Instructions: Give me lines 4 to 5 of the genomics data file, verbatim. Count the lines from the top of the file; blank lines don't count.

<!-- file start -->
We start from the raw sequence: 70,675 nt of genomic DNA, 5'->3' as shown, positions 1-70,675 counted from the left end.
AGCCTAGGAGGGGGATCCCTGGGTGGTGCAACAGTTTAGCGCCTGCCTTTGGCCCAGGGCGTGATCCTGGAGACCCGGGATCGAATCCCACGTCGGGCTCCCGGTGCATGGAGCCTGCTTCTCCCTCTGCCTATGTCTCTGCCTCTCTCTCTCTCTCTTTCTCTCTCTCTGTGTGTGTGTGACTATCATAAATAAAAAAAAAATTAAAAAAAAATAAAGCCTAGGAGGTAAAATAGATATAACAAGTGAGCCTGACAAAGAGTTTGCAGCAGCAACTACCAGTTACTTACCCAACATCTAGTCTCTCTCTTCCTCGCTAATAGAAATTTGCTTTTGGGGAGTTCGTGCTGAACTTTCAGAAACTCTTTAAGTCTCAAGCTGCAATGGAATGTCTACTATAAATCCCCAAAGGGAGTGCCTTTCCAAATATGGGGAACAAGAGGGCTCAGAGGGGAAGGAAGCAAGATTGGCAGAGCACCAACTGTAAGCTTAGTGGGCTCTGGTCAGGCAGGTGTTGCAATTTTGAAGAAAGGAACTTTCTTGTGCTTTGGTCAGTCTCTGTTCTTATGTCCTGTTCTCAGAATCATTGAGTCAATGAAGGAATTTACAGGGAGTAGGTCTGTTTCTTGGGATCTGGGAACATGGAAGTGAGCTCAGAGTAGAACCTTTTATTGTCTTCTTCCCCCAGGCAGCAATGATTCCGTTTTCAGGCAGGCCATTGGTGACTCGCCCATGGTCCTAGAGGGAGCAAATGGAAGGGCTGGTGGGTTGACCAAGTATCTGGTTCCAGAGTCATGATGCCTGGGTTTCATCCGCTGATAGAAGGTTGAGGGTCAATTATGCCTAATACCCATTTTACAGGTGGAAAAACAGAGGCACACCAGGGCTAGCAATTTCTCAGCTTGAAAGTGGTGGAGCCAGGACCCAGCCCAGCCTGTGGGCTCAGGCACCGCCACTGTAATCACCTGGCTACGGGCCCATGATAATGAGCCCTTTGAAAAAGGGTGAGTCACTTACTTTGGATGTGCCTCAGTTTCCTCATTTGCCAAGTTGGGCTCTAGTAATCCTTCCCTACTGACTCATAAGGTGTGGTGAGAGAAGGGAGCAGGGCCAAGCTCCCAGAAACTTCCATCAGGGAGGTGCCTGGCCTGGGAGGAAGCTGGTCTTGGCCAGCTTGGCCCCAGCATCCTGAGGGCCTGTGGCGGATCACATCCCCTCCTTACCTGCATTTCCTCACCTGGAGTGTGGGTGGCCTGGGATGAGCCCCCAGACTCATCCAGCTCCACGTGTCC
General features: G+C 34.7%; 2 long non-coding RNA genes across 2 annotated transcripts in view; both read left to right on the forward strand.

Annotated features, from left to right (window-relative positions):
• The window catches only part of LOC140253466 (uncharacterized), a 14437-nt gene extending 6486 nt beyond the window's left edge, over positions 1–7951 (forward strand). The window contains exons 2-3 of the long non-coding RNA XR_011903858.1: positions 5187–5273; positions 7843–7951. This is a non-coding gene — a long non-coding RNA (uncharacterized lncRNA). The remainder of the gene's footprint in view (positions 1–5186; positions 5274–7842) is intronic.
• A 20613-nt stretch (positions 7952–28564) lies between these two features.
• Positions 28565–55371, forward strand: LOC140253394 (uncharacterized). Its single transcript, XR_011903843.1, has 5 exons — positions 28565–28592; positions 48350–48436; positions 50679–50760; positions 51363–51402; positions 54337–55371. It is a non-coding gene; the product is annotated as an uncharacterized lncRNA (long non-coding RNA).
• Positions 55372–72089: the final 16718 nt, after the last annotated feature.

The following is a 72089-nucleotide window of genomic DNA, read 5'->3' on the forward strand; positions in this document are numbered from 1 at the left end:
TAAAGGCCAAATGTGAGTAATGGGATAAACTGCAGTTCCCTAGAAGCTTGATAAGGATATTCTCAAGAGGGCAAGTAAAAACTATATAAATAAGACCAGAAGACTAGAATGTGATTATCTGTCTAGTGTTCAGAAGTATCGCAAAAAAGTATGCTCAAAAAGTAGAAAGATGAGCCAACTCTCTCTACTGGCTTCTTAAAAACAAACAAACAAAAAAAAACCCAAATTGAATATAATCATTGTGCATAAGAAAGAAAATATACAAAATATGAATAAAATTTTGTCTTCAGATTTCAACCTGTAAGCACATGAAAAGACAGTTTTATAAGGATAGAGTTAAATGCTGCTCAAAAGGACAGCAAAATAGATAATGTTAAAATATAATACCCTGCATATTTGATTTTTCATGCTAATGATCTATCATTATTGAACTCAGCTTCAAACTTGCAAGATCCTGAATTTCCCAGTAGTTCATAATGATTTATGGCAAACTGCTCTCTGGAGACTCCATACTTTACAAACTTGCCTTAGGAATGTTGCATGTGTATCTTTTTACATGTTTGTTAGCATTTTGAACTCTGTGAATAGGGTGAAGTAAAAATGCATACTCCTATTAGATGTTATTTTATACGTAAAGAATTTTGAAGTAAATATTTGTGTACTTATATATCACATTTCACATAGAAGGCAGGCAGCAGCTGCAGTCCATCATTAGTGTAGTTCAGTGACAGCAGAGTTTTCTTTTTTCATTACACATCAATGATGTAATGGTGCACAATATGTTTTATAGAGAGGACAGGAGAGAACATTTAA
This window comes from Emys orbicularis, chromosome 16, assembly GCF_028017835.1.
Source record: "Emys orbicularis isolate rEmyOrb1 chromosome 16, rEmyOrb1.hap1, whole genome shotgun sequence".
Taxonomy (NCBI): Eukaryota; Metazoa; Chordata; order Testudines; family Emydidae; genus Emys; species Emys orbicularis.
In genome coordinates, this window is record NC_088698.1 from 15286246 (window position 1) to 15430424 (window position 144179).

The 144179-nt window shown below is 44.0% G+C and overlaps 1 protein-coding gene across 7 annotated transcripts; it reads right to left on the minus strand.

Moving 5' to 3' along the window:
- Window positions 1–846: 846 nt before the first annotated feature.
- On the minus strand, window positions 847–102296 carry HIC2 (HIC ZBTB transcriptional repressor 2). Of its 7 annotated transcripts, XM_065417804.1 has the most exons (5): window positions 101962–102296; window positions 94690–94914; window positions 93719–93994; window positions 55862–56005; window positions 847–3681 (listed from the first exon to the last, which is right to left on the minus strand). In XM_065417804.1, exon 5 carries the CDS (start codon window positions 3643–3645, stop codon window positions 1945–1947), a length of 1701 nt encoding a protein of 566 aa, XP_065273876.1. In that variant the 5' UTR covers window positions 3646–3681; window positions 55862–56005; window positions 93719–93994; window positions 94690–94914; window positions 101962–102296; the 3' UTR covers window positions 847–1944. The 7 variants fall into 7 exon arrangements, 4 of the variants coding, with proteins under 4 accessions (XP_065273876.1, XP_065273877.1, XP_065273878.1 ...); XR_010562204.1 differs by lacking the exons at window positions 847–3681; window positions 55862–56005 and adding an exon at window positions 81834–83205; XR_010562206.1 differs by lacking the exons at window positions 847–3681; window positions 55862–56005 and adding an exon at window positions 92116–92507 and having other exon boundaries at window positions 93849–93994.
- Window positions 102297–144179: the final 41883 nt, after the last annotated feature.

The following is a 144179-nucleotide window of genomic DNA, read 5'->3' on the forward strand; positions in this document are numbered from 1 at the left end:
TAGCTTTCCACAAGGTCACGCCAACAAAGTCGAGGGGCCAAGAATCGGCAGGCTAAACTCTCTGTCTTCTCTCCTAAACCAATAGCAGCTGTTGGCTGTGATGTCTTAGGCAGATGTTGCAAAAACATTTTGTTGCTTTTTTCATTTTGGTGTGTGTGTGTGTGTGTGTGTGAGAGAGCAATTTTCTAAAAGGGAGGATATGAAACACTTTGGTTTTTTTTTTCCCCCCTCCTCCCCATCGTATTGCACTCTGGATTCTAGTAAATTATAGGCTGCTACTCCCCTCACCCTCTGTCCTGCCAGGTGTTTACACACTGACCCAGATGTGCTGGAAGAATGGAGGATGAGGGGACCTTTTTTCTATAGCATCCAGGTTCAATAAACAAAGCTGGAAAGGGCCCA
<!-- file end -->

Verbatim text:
Annotated features, from left to right (window-relative positions):
• The window catches only part of LOC140253466 (uncharacterized), a 14437-nt gene extending 6486 nt beyond the window's left edge, over positions 1–7951 (forward strand). The window contains exons 2-3 of the long non-coding RNA XR_011903858.1: positions 5187–5273; positions 7843–7951. This is a non-coding gene — a long non-coding RNA (uncharacterized lncRNA). The remainder of the gene's footprint in view (positions 1–5186; positions 5274–7842) is intronic.